The Achievement Award Series: Gwendolen Carter

Carter helped to pioneer the first African studies program in the United States at Northwestern University in 1948. Today, this field of study has evolved from being active on just one campus to being a thriving program that’s offered at more than 300 colleges and universities across the country. Read more »

2010-2011 AAUW American Fellow Ayana Johnson at work on the ocean

Navigating Ocean Conservation as a Woman of Color

2010–11 AAUW American Fellow Ayana Elizabeth Johnson works as an independent consultant with nonprofit organizations that specialize in ocean conservation. Being a leader and a woman of color in a white, male-dominated field has not come without its bumps in the road, but, she says, she refuses to allow these stereotypes to stop her from doing her job. Read more »

Blog   |   Community   |   March 25, 2016

Solving the Gender Equality Equation: Increasing Education and Decreasing Violence

We are all stakeholders in gender equality: educators, families, communities, male allies, and the public and private sectors. It is imperative that all women and girls receive the support; training; legal, environmental, and social protections; and human and civil rights needed to overcome gender-based violence and achieve their personal aspirations. Read more »

Sydney Hutchinson playing the drums with her students

The Feminist “Tigers” in Dominican Merengue Típico

American Fellow Sydney Hutchinson looks at a Dominican art form and how women fit into — and reclaim their own space in — it. “They become assertive, respected ‘tigueras.’” Read more »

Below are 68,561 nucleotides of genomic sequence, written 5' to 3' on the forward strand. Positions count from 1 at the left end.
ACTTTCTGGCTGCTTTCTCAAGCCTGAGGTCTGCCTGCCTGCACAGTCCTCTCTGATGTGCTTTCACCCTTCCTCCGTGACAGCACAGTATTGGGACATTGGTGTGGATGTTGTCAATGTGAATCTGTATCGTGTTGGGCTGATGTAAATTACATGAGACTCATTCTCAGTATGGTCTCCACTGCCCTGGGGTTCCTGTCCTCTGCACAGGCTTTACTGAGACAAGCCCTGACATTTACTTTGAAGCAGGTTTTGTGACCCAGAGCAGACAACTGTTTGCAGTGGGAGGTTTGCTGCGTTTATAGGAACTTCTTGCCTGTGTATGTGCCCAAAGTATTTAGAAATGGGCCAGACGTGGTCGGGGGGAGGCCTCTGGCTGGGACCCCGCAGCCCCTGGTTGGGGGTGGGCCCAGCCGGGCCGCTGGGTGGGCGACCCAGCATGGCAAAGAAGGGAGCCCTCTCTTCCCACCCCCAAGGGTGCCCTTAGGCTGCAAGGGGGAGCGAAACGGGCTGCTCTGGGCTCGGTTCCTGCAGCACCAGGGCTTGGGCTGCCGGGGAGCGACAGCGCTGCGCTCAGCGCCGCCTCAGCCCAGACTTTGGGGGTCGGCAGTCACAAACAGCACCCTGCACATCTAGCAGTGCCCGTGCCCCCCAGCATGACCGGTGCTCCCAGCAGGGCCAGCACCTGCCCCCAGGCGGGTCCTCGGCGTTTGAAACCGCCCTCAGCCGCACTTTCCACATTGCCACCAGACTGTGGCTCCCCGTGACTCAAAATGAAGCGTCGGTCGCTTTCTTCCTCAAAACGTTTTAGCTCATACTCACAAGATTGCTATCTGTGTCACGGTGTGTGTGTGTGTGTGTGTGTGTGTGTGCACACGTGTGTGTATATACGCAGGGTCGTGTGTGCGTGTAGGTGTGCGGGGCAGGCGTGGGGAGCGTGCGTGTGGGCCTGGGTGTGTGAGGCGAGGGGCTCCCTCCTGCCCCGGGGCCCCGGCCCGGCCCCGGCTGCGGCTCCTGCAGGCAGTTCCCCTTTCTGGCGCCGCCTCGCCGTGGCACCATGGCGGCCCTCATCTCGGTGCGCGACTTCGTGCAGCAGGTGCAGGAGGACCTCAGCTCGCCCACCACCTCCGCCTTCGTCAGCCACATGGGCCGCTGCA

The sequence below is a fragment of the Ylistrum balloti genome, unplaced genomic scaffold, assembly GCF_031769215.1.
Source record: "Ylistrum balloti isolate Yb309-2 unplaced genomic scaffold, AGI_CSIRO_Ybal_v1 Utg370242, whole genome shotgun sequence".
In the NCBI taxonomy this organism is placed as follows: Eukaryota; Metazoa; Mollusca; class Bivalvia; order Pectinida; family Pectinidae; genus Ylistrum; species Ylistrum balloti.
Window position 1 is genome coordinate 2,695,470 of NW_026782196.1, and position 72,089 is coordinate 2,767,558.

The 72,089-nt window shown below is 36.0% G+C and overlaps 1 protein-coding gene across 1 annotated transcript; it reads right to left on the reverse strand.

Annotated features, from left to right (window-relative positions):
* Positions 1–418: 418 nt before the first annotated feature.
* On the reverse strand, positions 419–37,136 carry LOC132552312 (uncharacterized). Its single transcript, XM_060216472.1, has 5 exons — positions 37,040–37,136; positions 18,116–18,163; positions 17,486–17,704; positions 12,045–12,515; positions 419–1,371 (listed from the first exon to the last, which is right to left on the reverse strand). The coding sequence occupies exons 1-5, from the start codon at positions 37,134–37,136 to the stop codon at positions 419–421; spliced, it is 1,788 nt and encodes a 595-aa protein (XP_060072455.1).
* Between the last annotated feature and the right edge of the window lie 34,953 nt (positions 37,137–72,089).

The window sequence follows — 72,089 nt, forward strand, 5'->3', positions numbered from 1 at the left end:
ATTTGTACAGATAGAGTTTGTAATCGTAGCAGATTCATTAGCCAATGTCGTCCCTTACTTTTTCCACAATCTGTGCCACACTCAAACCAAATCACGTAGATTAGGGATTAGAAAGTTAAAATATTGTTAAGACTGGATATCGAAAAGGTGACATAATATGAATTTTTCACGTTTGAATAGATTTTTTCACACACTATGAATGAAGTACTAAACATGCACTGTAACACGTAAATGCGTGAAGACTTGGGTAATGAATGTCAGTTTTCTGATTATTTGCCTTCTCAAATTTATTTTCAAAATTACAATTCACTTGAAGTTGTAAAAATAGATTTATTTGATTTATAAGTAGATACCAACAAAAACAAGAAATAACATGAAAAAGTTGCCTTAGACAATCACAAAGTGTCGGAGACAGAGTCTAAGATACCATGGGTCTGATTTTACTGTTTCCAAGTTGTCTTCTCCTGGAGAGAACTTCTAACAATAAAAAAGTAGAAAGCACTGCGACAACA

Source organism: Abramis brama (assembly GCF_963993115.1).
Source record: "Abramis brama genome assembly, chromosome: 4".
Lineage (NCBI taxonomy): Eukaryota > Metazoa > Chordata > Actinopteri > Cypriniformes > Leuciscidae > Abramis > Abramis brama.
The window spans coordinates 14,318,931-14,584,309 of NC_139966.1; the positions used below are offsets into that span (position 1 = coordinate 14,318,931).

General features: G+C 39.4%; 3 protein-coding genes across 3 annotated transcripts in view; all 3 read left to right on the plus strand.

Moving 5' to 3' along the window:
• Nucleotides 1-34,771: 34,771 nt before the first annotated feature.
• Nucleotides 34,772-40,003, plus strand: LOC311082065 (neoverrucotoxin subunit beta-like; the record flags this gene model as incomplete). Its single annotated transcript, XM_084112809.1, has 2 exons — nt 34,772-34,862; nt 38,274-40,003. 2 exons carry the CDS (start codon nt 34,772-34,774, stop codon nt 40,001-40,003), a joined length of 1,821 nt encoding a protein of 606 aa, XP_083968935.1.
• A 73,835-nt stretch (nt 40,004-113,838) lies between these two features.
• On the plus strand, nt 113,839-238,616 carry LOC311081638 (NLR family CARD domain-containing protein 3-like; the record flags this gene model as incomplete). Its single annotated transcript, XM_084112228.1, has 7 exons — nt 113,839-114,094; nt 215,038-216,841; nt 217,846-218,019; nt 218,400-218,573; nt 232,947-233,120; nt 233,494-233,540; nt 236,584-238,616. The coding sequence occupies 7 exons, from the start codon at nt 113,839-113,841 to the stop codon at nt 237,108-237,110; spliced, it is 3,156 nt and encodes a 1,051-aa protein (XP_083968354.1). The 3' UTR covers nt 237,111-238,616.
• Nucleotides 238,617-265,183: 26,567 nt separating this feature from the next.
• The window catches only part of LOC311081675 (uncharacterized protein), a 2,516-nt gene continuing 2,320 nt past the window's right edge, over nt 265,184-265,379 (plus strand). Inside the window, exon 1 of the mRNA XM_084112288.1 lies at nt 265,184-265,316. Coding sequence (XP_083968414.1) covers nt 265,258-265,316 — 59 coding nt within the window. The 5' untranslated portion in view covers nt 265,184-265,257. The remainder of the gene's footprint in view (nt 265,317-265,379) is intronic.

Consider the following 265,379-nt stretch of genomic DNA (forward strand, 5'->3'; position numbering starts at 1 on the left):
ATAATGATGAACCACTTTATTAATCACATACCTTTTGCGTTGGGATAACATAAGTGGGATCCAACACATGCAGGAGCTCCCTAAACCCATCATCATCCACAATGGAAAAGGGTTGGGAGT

Blog   |   Community   |   February 25, 2016
Black and white photo of two women holding an award.

Why We’re Still Talking about the Doll Racism Test

After nearly 80 years, AAUW Achievement Award recipient Mamie Phipps Clark’s research about the impact dolls have on children’s body image is still relevant. Read more »

Blog   |   Community   |   February 10, 2016
2003–04 AAUW Selected Professions Fellow Joyce Kim

Joyce Kim Is Using Tech to Make the World a Better Place

Joyce Kim left her law career to start a nonprofit that helps workers transfer money to their home countries at little or no cost. Read more »

Blog   |   Community   |   February 09, 2016

Juggling Motherhood and a Career in the Arts

AAUW American Dissertation Fellow Jessica Valiente talks about how she balances being a mother while also trying to make it as a professional musician in a male-dominated field. Read more »

Blog   |   Community   |   February 09, 2016

AAUW Change Agents to Watch in 2016

Our 2015–16 fellows and grantees are sure to be the world’s next big names in education, human rights, technology, and public health. Here are eight to keep our eyes on in 2016 and beyond — just remember you heard about them here first! Read more »

Professional photo headshot of Sherie Randolph

The Challenges of Being in Academia from a Black Feminist, and How She Has Addressed Them

Sherie Randolph, an associate professor at the University of Michigan and former AAUW American Fellow, recently published the first comprehensive book on Florynce “Flo” Kennedy. She shared with us what has helped her succeed as a woman of color and feminist in academia. Read more »

An image of Afia Nathaniel, 2003–04 International Fellow and a computer scientist-turned-filmmaker. Her debut feature film is titled, "Dukhtar."

“Dukhtar” Director on Breaking the Silence around Child Marriage

Afia Nathaniel, a computer scientist turned filmmaker, is making waves with her moving film about a mother fleeing Pakistan to protect her daughter from child marriage. Read more »

Blog   |   Education & Training   |   November 17, 2015